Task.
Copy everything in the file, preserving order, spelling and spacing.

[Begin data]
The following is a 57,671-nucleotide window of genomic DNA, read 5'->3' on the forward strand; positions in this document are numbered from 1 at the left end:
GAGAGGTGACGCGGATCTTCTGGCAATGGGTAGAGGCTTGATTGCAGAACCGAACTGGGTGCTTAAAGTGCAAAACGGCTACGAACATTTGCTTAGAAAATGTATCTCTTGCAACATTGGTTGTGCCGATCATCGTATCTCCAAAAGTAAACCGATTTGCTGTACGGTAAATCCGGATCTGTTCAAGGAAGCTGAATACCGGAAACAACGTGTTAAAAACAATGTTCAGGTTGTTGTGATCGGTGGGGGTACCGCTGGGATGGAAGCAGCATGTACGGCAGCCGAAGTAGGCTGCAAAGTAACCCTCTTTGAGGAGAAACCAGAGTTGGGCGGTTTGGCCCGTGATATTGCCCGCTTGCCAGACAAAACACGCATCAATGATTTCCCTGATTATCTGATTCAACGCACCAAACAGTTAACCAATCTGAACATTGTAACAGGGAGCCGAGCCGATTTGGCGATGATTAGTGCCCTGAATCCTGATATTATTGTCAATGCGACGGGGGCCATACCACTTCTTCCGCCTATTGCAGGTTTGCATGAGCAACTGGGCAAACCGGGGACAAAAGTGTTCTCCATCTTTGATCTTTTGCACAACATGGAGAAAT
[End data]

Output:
The following is a 57,671-nucleotide window of genomic DNA, read 5'->3' on the forward strand; positions in this document are numbered from 1 at the left end:
GAGAGGTGACGCGGATCTTCTGGCAATGGGTAGAGGCTTGATTGCAGAACCGAACTGGGTGCTTAAAGTGCAAAACGGCTACGAACATTTGCTTAGAAAATGTATCTCTTGCAACATTGGTTGTGCCGATCATCGTATCTCCAAAAGTAAACCGATTTGCTGTACGGTAAATCCGGATCTGTTCAAGGAAGCTGAATACCGGAAACAACGTGTTAAAAACAATGTTCAGGTTGTTGTGATCGGTGGGGGTACCGCTGGGATGGAAGCAGCATGTACGGCAGCCGAAGTAGGCTGCAAAGTAACCCTCTTTGAGGAGAAACCAGAGTTGGGCGGTTTGGCCCGTGATATTGCCCGCTTGCCAGACAAAACACGCATCAATGATTTCCCTGATTATCTGATTCAACGCACCAAACAGTTAACCAATCTGAACATTGTAACAGGGAGCCGAGCCGATTTGGCGATGATTAGTGCCCTGAATCCTGATATTATTGTCAATGCGACGGGGGCCATACCACTTCTTCCGCCTATTGCAGGTTTGCATGAGCAACTGGGCAAACCGGGGACAAAAGTGTTCTCCATCTTTGATCTTTTGCACAACATGGAGAAAT